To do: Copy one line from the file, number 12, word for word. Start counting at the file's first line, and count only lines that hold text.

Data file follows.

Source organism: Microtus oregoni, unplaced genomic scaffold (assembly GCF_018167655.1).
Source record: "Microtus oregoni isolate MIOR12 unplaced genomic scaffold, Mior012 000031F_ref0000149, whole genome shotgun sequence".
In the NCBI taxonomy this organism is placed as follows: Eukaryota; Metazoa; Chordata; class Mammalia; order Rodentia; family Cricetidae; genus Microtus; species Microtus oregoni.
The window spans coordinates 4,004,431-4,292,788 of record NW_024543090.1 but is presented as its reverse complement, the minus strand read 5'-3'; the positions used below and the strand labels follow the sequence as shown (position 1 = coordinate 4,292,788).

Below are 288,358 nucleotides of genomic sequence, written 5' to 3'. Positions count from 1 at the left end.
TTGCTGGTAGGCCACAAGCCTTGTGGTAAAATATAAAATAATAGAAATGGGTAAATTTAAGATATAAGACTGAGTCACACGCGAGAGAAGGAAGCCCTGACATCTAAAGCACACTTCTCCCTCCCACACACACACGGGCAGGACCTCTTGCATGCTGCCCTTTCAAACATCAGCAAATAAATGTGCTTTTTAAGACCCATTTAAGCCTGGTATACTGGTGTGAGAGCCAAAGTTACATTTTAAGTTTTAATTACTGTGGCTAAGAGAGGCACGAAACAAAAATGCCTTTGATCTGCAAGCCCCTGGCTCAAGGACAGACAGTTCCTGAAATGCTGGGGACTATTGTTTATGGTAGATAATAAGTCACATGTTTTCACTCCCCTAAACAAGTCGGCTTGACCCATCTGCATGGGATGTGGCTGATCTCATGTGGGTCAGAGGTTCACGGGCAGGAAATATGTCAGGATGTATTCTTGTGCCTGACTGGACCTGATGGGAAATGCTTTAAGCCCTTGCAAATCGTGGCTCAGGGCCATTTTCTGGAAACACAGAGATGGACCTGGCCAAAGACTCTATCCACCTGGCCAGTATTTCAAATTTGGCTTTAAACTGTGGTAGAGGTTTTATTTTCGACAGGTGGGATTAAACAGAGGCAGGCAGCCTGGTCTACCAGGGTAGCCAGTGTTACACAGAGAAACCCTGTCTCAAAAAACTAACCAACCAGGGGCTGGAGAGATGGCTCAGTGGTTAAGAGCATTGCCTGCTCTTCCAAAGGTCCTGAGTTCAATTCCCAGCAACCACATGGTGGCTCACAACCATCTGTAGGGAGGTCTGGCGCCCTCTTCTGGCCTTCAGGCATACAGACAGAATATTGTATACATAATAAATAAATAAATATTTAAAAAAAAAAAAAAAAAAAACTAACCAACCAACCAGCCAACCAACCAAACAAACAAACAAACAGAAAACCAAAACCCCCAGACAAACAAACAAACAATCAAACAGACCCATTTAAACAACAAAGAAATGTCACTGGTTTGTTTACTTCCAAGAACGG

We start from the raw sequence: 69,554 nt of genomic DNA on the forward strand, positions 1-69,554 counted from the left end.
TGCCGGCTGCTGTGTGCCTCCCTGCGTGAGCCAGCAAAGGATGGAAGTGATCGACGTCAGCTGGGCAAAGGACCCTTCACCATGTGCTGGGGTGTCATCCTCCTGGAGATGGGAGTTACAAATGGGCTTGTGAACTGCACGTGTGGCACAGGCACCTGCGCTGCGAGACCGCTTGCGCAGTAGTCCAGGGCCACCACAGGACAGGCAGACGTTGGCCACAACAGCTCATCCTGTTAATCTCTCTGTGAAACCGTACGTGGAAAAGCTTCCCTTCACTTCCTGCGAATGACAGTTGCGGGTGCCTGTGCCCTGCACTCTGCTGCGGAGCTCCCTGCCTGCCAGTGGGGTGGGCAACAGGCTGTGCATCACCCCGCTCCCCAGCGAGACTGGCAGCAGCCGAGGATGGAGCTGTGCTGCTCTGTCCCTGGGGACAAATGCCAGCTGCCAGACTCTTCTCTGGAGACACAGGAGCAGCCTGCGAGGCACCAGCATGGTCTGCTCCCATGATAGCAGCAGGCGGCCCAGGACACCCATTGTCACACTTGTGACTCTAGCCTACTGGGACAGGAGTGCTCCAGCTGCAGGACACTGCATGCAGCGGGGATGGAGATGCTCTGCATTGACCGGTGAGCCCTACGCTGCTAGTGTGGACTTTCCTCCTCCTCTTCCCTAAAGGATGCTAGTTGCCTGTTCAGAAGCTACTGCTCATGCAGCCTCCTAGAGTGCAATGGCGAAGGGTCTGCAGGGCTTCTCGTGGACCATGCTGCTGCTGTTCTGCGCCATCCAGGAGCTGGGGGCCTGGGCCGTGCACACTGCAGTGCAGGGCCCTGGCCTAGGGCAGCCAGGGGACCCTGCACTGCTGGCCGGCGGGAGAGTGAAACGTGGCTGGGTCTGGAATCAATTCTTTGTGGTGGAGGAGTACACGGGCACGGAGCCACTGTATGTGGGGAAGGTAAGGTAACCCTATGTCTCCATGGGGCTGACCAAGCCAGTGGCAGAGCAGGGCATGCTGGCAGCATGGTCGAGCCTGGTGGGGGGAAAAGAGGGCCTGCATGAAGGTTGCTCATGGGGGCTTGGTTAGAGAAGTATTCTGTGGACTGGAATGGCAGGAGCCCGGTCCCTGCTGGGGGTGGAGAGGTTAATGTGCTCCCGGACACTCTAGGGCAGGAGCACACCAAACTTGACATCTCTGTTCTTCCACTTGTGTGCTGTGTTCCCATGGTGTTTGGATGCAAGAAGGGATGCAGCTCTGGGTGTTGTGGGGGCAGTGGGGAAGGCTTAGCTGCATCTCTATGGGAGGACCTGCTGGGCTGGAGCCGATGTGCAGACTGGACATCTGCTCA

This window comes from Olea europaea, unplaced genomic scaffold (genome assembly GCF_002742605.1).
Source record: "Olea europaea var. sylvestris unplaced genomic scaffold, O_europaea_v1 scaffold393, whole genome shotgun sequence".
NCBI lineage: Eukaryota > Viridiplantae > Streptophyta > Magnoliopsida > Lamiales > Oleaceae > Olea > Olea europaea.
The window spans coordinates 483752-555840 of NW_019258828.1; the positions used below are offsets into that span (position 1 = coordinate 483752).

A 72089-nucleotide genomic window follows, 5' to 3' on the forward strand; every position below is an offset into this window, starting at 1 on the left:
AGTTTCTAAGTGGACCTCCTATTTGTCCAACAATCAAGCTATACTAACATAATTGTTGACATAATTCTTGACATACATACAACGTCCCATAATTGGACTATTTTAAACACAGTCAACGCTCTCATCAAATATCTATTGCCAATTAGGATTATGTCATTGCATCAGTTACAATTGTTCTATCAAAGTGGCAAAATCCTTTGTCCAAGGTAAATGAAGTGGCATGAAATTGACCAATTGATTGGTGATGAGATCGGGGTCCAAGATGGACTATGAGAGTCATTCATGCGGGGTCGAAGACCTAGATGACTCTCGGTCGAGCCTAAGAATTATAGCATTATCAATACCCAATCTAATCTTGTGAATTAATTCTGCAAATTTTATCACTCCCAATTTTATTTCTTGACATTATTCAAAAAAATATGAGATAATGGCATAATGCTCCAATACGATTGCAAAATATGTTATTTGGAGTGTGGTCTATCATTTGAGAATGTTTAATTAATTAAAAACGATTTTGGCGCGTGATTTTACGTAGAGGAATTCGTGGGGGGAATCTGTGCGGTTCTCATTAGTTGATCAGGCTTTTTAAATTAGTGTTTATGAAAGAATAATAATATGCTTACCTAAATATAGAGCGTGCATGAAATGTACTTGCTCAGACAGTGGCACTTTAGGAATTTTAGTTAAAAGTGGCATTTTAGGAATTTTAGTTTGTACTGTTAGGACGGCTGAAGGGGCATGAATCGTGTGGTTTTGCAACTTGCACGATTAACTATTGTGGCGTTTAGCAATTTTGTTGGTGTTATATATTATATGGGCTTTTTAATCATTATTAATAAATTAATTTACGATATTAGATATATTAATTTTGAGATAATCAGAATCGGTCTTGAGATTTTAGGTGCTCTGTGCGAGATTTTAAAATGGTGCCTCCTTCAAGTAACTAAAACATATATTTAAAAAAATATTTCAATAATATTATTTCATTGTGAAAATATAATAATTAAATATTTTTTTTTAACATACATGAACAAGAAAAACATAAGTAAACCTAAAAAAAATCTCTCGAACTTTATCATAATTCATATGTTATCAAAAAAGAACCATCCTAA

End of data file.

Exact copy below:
The window spans coordinates 483752-555840 of NW_019258828.1; the positions used below are offsets into that span (position 1 = coordinate 483752).